This sounds like my obsession with needlepoint. The cost of the ‘raw’ materials is getting to be out of this world! All I want to do is needlepoint but I have to work to support my habit.

  41. Mary W says:

    The eggs in a basket are still gorgeous! Stealing the picture show, gorgeous. But I’m shocked that you didn’t do a cleaver for next to your bed!

  42. SuzyMcQ says:

    I’m guessing that you no longer have any wool skirts in your closet and that, instead they are lying on your counters looking much like wool fettuccine.

  43. Diane amick says:

    I crown you punster for 2016!!! I am still doubled over at your wit (and candor). Hook away crazy lady.

  44. vicki says:

    Fabulous! I love new skills and new projects. It is so energizing.
    I would not want to buy a new cutter… have you thought of renting one? Maybe you could work out sharing one with someone? Maybe someone who has one will let you use it occasionally for a small fee?

    Just some thoughts!

  45. gabrielle says:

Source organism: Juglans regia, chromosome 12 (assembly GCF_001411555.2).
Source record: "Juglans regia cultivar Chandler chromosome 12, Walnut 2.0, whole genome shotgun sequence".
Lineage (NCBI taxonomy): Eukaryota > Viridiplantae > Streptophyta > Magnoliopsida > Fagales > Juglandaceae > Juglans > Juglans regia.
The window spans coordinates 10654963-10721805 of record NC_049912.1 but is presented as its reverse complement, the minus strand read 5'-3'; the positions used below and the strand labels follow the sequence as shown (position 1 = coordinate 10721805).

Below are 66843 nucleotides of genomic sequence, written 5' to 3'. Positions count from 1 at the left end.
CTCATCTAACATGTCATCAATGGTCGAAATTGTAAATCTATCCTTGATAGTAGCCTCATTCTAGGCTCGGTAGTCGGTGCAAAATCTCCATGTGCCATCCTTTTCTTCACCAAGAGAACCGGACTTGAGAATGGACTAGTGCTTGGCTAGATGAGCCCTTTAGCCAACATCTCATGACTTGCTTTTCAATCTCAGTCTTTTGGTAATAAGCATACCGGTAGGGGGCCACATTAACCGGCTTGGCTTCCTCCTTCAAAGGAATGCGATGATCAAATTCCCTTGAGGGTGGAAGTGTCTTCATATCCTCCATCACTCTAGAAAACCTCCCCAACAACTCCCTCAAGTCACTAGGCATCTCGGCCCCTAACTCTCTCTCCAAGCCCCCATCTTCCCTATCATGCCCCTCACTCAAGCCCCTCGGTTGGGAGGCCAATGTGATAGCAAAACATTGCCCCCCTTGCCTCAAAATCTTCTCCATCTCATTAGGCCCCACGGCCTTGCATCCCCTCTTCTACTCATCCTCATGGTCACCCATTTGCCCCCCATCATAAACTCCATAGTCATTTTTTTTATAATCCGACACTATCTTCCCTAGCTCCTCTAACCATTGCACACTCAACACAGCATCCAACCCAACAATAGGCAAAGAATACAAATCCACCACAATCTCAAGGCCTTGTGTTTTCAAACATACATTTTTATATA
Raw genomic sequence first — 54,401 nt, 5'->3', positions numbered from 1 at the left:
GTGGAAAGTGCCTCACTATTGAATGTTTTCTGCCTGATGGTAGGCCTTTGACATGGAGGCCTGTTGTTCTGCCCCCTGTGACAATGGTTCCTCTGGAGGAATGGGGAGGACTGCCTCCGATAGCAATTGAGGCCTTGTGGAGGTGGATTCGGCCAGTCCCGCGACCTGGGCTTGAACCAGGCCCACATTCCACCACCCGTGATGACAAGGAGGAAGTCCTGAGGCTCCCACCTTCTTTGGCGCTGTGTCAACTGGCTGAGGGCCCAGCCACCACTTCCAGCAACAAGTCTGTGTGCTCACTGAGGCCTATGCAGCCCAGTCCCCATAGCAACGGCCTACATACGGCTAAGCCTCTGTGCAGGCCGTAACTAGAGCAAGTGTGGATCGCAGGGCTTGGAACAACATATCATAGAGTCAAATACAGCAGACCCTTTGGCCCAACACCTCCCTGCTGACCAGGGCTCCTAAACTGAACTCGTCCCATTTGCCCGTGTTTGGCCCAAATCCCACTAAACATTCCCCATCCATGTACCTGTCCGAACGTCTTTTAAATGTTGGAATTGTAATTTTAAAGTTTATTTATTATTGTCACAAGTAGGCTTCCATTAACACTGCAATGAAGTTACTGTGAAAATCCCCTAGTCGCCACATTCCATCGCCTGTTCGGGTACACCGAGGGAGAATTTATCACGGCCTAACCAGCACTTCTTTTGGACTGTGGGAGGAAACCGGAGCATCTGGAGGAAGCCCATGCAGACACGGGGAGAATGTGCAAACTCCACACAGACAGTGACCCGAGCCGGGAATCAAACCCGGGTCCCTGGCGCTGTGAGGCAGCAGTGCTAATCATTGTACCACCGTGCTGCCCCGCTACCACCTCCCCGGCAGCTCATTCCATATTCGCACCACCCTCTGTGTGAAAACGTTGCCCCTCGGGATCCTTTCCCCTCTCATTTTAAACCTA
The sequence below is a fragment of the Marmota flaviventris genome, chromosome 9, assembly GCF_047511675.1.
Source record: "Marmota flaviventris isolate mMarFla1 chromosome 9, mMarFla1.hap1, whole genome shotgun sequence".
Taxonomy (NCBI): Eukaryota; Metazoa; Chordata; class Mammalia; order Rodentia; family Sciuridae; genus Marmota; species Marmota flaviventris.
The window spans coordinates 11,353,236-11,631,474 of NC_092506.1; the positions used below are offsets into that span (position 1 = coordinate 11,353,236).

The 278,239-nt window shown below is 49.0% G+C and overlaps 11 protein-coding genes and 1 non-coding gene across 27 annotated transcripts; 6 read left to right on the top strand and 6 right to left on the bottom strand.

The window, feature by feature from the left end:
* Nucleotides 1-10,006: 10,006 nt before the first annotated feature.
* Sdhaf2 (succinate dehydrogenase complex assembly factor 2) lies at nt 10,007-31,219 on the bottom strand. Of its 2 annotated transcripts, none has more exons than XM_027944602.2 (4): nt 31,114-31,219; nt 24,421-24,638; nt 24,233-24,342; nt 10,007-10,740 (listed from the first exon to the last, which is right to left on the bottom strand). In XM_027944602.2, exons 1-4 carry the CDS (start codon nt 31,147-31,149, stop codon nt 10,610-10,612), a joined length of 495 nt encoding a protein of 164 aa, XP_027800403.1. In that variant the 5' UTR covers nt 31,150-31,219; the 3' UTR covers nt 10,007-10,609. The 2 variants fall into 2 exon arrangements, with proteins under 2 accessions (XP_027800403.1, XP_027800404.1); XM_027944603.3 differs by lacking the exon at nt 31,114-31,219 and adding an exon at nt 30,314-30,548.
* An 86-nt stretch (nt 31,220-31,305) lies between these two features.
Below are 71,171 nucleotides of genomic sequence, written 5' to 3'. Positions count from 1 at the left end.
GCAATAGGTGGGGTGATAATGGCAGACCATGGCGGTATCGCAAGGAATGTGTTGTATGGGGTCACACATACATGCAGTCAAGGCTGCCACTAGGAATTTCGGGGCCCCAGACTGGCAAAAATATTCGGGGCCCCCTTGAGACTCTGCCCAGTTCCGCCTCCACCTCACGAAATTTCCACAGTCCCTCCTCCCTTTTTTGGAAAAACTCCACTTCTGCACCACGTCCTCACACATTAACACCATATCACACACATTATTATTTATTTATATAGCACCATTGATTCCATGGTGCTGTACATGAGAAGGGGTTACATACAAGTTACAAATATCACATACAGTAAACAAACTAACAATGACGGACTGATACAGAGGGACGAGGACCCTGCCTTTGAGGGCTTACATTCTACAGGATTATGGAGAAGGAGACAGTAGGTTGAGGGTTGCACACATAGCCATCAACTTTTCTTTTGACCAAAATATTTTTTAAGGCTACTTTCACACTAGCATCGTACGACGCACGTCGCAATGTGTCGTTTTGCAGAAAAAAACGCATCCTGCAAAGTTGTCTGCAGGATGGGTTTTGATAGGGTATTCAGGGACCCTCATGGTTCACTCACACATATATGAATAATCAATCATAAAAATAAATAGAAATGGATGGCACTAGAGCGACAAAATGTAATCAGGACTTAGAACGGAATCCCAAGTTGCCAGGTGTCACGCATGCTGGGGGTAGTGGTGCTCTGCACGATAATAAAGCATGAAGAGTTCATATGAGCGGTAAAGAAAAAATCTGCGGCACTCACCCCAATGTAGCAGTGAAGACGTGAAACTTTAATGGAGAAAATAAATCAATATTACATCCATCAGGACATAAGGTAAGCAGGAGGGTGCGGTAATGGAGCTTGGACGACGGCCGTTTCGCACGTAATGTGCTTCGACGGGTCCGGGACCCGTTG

OMG that clown is nightmarish!

    My mother hooked, and she painstakingly made a design that I off-handedly admired for me. It was for my dorm room. That allowed cats. And mine crapped on it… badly.

    Never got the courage up to tell here what happened!

  46. Deb says:

    Karen, the Queen of Delicious Double-Entendre! Thankfully I’m laughing too hard to drive to the nearest hooker duly shop, or I, too, would surely fall victim to this obviously highly addictive pastime! Thanks for the hooker humor!

  47. Cathy says:

    I visited Cheticamp, Nova Scotia on vacation. One of our stops was Les Trois Pignons: Museum of the Hooked Rug and Home Life on the Cabot Trail. They have beautiful hooked rugs on display. It is well worth a visit for any hooker (and non-hooker). The rug designs were amazing; an inspiration to all. Enjoy the craft/obsession.

  48. JebberJay says:

    Niiiice hooking! The variety of beautiful wool colours alone has soothed my soul. And I am especially fond of Betty’s roots. Nary a sign of grey to be seen!

  49. Oh my Goodness! You are too funny! I know the feeling well. The same thing happened to me with making interactive scrapbbook/photo albums. Now I just want to make them all the time in lieu of my other hobbies of crocheting, sewing and making jewelry!